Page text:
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Manulife US REIT’s management overhaul and share buyback indicates signal of ‘hope’, says RHB

Felicia Tan
Felicia Tan • 3 min read
Manulife US REIT’s management overhaul and share buyback indicates signal of ‘hope’, says RHB
Manulife US REIT’s property at 500 Plaza Drive, Secaucus, New Jersey. MUST has halted its distributions since 1HFY2023 ended June 30, 2023. Photo: MUST
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RHB Bank Singapore analyst Vijay Natarajan is keeping his “trading buy” with an unchanged target price of 12 US cents (16.17 cents) on Manulife US REIT (MUST) after its entire management team is to be replaced.

CEO William “Tripp” Gantt, deputy CEO Caroline Fong and chief financial officer (CFO) Robert Wong will step down on June 30.

Instead, John Casasante, who was from DWS (formerly RREEF), has been appointed as the new CEO cum chief investment officer (CIO). Mushtaque Ali, who was from Manulife Investment Management, will be the new CFO.

Natarajan observes that Casasante has over 25 years of commercial real estate experience with DWS, Cushman & Wakefield, and Lincoln Property.

While at DWS, he held various real estate management portfolios including those in the western US with a net asset value (NAV) of US$15 billion ($20.22 billion).

Ali, he adds, was also involved during the initial setting up of MUST and is familiar with the REIT’s structure.

See also: DBS 'surprised' by resignation of Manulife US REIT’s 'whole C-suite'

On March 21, after cleaning the slate, chairman Marc Feliciano, who is also the global head of real estate and private markets at the REIT’s sponsor, bought his first stake into the REIT, snapping up 3.6 million units at 6.45 US cents and another 0.8 million units at 7.8 US cents per share five days later.

Independent director Veronica Julia McCann also bought 4 million units at 5.93 US cents per share on March 21 and another 2.2 million units at 6.774 US cents a day later.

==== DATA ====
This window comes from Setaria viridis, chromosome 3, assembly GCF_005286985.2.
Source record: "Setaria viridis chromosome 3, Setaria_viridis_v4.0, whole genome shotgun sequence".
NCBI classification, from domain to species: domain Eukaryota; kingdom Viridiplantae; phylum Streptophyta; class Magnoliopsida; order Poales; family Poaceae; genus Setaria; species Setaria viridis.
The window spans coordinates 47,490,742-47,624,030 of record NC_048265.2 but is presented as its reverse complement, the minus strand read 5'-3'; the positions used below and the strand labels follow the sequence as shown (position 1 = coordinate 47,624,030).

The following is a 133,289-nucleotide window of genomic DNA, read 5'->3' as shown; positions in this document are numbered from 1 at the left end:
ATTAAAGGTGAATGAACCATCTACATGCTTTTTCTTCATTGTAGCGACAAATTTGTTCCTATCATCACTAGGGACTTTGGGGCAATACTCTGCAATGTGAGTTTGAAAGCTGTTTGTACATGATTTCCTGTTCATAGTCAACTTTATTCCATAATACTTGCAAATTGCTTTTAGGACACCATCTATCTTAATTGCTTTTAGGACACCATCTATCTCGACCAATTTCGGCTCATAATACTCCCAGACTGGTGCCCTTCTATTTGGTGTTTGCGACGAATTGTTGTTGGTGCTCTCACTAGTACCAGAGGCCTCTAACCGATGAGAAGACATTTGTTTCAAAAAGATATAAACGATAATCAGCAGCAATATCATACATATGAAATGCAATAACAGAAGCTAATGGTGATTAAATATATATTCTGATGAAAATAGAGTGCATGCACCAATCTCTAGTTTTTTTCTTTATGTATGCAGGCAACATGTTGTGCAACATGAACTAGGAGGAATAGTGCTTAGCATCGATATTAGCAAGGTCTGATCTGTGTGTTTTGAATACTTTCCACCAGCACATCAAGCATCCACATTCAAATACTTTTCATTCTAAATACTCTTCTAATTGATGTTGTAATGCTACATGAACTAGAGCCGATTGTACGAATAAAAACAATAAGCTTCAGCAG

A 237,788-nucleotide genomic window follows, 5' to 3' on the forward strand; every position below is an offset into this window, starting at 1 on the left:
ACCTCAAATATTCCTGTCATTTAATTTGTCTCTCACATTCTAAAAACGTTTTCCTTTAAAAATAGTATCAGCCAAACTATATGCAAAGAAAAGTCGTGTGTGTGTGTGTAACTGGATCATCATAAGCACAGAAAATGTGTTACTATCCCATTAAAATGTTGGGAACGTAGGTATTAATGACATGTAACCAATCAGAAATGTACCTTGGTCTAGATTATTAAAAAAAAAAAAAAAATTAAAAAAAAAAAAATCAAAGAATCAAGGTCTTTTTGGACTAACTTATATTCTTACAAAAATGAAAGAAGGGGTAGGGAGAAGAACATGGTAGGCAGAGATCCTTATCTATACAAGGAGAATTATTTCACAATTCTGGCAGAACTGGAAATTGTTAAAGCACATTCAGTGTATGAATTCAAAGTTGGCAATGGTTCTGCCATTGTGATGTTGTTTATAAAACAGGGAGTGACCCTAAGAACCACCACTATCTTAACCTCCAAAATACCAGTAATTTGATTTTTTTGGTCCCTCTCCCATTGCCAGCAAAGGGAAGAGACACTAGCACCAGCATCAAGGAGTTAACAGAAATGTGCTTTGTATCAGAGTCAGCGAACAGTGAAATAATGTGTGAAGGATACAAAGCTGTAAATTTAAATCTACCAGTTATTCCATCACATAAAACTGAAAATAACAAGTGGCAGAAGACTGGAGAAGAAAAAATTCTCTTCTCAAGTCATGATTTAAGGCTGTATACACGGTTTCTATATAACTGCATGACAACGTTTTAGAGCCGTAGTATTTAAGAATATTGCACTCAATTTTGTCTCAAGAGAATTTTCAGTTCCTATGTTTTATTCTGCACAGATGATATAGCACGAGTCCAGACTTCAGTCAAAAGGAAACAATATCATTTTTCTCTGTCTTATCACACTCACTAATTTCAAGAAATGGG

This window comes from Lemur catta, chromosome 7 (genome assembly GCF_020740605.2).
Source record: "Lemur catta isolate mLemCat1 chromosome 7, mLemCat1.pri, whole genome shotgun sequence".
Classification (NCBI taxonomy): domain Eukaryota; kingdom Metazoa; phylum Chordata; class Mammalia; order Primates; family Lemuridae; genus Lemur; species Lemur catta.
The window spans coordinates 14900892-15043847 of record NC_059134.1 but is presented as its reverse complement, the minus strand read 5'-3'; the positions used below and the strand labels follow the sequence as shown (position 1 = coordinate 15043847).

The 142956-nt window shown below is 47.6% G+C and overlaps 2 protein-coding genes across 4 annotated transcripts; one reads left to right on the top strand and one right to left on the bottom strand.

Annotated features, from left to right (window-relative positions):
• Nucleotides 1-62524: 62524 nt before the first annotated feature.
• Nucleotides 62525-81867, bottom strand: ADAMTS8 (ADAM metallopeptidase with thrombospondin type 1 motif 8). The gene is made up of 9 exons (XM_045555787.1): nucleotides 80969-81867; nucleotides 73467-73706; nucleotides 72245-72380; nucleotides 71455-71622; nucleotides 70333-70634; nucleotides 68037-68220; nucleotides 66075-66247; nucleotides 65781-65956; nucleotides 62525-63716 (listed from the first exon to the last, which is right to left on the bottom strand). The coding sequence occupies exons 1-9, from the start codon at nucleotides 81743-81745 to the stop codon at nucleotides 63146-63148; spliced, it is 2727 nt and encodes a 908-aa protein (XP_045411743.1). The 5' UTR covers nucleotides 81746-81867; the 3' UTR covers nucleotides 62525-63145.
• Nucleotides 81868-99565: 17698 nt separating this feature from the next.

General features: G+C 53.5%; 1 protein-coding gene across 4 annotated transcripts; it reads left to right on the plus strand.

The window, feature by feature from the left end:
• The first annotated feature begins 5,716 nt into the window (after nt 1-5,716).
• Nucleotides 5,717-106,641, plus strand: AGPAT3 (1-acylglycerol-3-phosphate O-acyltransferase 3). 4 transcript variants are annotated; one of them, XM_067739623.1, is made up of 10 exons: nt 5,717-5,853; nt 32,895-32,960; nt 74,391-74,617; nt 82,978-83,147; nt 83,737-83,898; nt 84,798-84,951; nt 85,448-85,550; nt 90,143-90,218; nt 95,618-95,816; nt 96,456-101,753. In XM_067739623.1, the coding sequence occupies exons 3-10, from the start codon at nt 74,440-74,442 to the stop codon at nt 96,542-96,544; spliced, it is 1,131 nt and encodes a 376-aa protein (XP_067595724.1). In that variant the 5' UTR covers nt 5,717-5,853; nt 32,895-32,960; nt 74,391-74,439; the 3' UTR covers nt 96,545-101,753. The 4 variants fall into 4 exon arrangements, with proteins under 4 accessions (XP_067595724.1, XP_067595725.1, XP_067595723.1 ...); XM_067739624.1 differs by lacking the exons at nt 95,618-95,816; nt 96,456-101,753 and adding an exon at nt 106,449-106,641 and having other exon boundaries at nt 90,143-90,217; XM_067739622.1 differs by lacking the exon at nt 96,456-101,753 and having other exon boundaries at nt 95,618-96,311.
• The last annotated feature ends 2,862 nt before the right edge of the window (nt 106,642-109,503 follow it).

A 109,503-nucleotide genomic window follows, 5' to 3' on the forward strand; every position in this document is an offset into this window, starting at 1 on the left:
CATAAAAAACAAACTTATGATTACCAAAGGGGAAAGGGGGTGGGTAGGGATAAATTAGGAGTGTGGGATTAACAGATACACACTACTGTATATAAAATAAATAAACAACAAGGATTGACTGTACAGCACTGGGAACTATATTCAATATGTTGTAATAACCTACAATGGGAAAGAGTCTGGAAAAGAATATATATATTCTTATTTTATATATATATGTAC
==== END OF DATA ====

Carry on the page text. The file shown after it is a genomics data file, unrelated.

To Natarajan, the shares, which were purchased from the open market, denotes a “show of confidence”.

See also: OCBC increases Boustead Singapore’s TP to $1.47 after ‘stellar’ FY2024 results

In his view, the execution of its disposition plans with target asset sales of US$100 million by the 2QFY2024 ending June 30 or the 3QFY2024 to reduce its gearing to below 45%, is a key next step for the REIT.

“MUST has segregated its portfolio into three tranches, with Tranche 1 assets – which are in weaker submarkets and have contributed to the bulk of the valuation declines – as key focus for disposal. 

“Meanwhile, MUST will look at maximising returns for Tranche 2 and 3 assets via leasing and portfolio optimisation initiatives. It also recently paid down USD$50 million of loans from its cash reserves, which will reduce pro-forma gearing to 57%,” adds Natarajan, whose target price remains pegged at 0.35 times of MUST’s FY2024 book value.

“While the US office market remains challenging, there are signs of bottoming, with [a] continuing flight to quality trends based on JLL’s US office outlook report – a view similarly shared by the largest asset managers, e.g. Brookfield and Blackstone,” says the analyst.

Natarajan previously downgraded the REIT to “trading buy” from “buy” on Feb 9 as he sees a “long road ahead” in the recovery of the REIT. 

As at 2.30pm, units in MUST are trading 0.1 cent lower or 1.28% down at 7.7 cents.

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